The prints ‘after Rembrandt’ by Armand Durand, seen in this exhibition, are some of the world’s finest examples of the heliogravure technique. Amand Durand was a great admirer of Rembrandt. He dedicated most of his life to the careful and exact duplication of Rembrandt’s images onto copper plates. Their clarity and exactness were achieved because Durand used as his guide, not the worn and dull original plates that Rembrandt created, but the best original prints available by the master. Durand’s heliogravures are in the collections of the Louvre Museum in Paris and the French Bibliotéque Nationale.
Heliogravure is a form of intaglio printing which utilizes a photomechanical procedure to transfer an image to the copper plate. One of the oldest methods for reproducing photographic images, the heliogravure process was invented by 19th century scientist and pioneer of photography, Joseph-Nicéphore Niepce around 1826.
In heliogravure the plate is coated with a photo-sensitive layer of asphaltum, also known as Bitumen of Judea. In order to transfer an image to the plate, the asphaltum must be exposed to light under controlled conditions. Unlike ordinary photography—in which light passes through a negative image—the heliogravure technique depends on light passing through a positive image. An appropriate positive image may be created in a number of ways, including applying wax to a drawing on paper so that the white areas become translucent, or transferring the image to glass using various resist techniques. The prepared image is then placed directly on top of the plate and exposed to light or sunlight in the manner of a contact print. Light, passing through the white or clear areas of the original, causes the asphaltum to harden, while the areas darkened by the lines and tones of the drawing remain soft. After exposure, the plate is washed in a solvent to remove these soft areas. The remaining asphaltum acts as a resist when the plate is immersed in acid. The plate is then cleaned, inked and printed following the processes of intaglio printing.
Invented by Bavarian playwright, Alois Senefelder in 1796, lithography is a printmaking method that uses a stone or a metal plate with a smooth surface. Because of this smooth surface, or “plane”, it is sometimes referred to as a “planographic” printing process. The surface plane remains intact throughout the printing process, making lithography distinct from other approaches—like relief or intaglio printing—where the surface is scratched or cut away. Instead, lithography relies on the incompatibility or resistance of grease and water to transfer the image from stone to paper. First, the artist draws an image on the surface of the stone with a greasy substance called “tusche.” Later the stone is soaked with water and ink is applied. The ink sticks to the greasy image but not to the other areas of the surface which are wet. A sheet of paper is carefully laid across the surface of the stone and the ink image is then transferred to the paper (in reverse) using pressure applied by a press.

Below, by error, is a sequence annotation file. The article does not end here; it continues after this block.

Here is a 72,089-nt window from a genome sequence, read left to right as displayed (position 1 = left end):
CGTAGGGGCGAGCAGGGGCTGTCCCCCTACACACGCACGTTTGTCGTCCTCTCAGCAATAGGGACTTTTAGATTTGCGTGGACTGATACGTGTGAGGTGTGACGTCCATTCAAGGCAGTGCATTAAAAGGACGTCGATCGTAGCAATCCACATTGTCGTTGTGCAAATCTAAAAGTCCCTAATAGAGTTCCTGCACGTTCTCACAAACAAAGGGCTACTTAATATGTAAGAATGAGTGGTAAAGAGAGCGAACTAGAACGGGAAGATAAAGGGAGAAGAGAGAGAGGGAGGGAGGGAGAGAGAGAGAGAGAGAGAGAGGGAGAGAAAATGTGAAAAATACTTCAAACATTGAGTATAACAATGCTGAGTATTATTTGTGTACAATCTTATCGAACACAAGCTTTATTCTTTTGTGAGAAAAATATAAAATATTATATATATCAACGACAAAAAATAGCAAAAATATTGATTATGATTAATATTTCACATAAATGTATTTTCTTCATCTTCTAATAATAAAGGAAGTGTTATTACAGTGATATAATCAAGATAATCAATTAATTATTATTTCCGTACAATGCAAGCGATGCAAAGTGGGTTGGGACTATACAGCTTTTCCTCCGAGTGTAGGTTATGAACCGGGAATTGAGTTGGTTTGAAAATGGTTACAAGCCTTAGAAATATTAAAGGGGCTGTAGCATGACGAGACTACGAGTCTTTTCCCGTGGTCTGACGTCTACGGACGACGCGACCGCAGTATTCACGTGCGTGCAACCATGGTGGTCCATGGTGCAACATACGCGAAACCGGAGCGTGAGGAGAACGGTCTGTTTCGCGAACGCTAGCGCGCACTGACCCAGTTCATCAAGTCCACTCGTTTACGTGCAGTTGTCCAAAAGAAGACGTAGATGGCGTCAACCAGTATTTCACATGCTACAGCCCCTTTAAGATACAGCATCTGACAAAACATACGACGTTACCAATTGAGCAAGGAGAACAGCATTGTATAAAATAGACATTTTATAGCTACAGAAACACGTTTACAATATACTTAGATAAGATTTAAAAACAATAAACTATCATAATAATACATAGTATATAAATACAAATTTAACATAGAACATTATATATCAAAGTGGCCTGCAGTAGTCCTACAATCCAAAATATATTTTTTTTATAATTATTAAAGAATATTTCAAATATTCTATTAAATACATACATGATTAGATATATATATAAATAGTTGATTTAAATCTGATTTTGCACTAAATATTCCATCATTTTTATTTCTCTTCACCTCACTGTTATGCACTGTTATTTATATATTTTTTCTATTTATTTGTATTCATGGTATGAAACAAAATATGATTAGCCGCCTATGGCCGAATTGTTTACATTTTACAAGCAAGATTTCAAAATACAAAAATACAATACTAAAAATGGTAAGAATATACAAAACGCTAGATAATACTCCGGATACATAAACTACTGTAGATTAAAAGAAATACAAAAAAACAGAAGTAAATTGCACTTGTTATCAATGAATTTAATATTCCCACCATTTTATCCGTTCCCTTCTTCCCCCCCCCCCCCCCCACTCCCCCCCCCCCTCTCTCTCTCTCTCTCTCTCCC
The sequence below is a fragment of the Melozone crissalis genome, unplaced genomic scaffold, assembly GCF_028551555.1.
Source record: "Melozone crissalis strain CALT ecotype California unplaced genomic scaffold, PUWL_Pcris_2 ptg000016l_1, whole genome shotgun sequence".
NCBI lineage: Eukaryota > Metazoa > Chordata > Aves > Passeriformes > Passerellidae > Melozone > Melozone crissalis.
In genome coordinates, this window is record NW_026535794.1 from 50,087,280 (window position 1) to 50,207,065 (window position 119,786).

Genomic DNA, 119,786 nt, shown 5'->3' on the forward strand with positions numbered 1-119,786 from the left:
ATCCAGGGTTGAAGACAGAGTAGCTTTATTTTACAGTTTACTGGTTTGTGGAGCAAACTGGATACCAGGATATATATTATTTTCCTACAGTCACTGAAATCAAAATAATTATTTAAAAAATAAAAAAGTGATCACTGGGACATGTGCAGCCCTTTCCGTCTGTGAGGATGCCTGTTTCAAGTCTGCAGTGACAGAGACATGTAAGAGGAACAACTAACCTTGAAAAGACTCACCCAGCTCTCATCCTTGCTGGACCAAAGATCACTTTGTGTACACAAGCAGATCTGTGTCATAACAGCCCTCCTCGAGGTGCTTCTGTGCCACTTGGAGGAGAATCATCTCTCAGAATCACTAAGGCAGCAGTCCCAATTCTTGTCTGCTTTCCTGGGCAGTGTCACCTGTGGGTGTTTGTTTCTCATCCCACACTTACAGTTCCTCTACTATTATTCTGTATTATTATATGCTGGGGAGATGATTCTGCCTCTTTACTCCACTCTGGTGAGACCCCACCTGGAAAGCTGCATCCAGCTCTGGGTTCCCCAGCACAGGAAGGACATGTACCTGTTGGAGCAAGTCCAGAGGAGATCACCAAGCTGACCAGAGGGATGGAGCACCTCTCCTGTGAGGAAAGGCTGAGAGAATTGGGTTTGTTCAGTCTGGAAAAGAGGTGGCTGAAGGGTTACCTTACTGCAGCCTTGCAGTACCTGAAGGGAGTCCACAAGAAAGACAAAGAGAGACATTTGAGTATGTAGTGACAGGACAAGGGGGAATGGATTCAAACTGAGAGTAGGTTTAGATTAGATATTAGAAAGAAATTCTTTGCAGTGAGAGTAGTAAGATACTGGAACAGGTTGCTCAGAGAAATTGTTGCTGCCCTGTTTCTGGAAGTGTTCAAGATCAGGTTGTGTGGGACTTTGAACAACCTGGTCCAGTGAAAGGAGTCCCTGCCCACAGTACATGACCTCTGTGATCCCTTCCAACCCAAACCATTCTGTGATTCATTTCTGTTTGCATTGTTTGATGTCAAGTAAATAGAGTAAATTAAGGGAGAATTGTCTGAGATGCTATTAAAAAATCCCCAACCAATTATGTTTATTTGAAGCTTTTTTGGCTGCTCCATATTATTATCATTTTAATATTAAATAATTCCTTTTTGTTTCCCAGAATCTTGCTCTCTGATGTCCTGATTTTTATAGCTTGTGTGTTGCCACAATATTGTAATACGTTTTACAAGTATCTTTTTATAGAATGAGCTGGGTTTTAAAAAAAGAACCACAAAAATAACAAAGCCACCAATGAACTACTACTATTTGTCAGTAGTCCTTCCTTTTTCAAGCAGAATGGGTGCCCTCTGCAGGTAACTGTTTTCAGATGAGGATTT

In relief printmaking, the surface of a wooden block or metal plate is carved, gouged or cut away, leaving behind flat areas of the surface which will receive ink. Using a roller, the printmaker applies ink to the block in a thin film. Because the cut-away areas are recessed, the roller passes over them and they do not receive ink. Ink is deposited only on the uncut portion of the block’s surface. Paper is then placed onto the inked block. Pressure is applied from behind by polishing the back of the paper with a smooth object. This transfers the ink from the block to the paper, creating a mirror image of the cut design. Sometimes a press is used to supply pressure. Woodcut and linoleum cut are two well-known examples of relief printmaking.
Rockwell Kent produced many prints through a specific technique called wood engraving. In wood engraving, the printmaker uses the end-grain surface of the wooden block as opposed to the usual face-grain. The end-grain is much finer and lacks the characteristic texture of the face grain. While some methods of woodblock printing—like the Japanese woodcut—often include the naturally occurring texture of the grain within the design of the print, wood engraving seeks a smooth, uninflected surface that allows for greater detail within the carving, finer lines, and therefore a wider range of tonal effects. The wood engraver uses a sharp tool called a burin (or graver), commonly associated with intaglio printmaking. Typically, the printmaker holds the burin in one hand and the wood block in the other, steadying the tool while moving and turning the block itself. Although boxwood is typically used due to its de
nse, fine grain—many of Kent’s pieces are made with maple. Since wood engraving requires such precise attention to detail, many artists working in this technique choose to make smaller works.